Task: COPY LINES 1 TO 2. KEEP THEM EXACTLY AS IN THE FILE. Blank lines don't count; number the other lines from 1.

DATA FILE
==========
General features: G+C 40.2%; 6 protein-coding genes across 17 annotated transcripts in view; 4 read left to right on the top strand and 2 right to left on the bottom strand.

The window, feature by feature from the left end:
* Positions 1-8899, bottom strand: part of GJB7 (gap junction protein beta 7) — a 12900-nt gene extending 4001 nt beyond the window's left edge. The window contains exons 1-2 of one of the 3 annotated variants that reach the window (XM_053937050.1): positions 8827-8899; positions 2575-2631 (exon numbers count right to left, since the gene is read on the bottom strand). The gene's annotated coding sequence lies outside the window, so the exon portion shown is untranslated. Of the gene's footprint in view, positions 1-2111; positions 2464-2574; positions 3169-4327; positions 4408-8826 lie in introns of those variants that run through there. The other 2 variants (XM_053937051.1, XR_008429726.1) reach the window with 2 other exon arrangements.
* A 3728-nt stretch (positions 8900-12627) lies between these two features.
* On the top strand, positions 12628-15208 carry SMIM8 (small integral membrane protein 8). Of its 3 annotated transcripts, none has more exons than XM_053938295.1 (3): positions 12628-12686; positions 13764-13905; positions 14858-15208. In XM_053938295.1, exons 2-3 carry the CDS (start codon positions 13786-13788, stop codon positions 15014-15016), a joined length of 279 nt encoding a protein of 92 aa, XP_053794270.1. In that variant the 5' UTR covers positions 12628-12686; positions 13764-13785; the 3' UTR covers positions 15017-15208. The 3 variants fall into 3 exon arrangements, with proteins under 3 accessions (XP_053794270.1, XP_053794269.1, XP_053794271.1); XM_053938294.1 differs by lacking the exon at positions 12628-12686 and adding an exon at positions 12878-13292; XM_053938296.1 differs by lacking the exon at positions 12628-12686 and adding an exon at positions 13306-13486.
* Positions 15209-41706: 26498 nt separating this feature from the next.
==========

General features: G+C 40.2%; 6 protein-coding genes across 17 annotated transcripts in view; 4 read left to right on the top strand and 2 right to left on the bottom strand.

The window, feature by feature from the left end: